The eruption of Mount Etna closes Catania Airport in Sicily

CATANIA, Sicily (Reuters) – Flights serving the eastern Sicilian city of Catania were halted on Monday after a volcanic eruption from nearby Mount Etna created a new travel crisis for the beleaguered Italian airport, local authorities said.

The 3,330-meter (10,925-foot) volcano blasted into action throughout the night, spewing lava and ash high over the Mediterranean island. The pyroclastic flow subsided before dawn, but ash was still coming from one of the craters.

The airport operator said in a statement that flights to and from Catania, a popular tourist destination, would remain suspended until 6 a.m. (0400 GMT) on Tuesday morning, dashing hopes they could resume on Monday evening.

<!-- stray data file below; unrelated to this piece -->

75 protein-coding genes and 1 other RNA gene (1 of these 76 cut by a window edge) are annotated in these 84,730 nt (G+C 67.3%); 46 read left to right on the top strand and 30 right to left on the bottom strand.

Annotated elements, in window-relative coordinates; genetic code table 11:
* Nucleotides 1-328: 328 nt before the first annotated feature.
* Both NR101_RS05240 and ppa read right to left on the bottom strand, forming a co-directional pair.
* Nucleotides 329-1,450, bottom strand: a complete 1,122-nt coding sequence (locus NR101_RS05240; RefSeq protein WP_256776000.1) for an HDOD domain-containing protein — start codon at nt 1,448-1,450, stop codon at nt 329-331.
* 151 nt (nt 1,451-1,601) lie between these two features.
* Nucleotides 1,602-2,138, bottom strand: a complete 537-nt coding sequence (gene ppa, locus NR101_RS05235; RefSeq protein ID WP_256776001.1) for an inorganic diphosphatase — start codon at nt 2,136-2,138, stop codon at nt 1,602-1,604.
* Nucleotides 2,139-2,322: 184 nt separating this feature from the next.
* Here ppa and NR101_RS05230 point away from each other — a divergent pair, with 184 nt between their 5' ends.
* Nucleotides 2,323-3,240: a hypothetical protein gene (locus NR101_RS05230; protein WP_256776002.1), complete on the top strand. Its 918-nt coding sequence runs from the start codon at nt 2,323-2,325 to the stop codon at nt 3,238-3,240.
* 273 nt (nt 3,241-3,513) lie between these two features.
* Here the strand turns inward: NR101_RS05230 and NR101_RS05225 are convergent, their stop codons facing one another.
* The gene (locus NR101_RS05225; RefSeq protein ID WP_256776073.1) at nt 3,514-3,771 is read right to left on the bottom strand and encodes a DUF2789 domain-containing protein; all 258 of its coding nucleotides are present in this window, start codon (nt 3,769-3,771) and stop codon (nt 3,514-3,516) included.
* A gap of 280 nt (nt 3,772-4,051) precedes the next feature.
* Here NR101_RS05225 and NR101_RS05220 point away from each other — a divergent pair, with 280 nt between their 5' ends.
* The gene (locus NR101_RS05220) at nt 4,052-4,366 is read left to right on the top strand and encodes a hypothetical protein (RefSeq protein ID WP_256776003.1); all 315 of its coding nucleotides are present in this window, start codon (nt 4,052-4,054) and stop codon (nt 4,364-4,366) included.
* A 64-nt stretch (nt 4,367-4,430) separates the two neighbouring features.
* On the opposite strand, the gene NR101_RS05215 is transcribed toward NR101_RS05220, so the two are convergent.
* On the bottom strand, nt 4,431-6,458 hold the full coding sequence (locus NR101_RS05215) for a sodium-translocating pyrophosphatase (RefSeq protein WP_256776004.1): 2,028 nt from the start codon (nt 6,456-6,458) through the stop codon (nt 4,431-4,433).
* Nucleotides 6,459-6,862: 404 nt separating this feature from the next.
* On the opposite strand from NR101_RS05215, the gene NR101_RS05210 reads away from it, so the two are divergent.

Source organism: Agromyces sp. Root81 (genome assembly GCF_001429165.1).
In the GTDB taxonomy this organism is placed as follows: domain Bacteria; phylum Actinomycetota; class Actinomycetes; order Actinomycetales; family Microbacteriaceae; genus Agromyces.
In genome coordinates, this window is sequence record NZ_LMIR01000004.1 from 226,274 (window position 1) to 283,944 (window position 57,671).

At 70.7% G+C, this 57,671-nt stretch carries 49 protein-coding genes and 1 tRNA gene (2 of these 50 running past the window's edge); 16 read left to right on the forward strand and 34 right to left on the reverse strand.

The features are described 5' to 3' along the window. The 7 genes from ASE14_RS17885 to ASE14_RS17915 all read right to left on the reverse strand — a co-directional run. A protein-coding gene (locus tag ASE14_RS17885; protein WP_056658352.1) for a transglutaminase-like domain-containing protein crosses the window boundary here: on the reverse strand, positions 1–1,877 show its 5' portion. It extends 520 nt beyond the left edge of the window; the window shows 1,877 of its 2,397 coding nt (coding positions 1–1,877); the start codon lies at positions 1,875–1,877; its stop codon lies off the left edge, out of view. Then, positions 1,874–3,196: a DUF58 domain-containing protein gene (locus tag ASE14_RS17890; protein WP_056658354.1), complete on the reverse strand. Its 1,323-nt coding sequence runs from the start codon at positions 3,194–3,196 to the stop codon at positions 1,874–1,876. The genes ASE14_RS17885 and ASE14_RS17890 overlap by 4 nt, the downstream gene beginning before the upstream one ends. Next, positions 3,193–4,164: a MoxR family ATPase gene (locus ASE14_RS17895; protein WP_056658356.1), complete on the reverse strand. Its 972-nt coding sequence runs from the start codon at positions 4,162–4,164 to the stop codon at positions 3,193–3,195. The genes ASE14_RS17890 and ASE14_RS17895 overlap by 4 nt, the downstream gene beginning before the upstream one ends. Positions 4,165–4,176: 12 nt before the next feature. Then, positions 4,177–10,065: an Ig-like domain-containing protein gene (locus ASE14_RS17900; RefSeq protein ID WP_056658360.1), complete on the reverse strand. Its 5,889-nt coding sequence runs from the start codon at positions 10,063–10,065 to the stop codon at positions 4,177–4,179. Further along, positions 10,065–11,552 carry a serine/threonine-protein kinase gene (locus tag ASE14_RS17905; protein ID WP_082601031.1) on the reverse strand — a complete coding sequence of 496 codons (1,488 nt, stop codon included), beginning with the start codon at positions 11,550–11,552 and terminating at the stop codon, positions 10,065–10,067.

Passengers were advised to check with airlines before heading to the airport on Tuesday.

Incoming flights were diverted to other airports in Sicily on Monday. It is the height of the summer holiday season in Italy where Tuesday is a public holiday.

The mayor of Catania, Enrico Tarantino, banned the use of motorcycles and bicycles in the city for 48 hours, because many streets were covered in ash, and ordered cars to drive no faster than 30 km/h (19 mph) due to slippery conditions.

The latest cancellations at Catania Airport, which attracts more arrivals than the island’s capital, Palermo, came a month after a terminal fire led to weeks of disruption for commuters.

The last major eruption of Etna was in 1992.

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(Reporting by Crispian Palmer and Keith Weir) Editing by Conor Humphries

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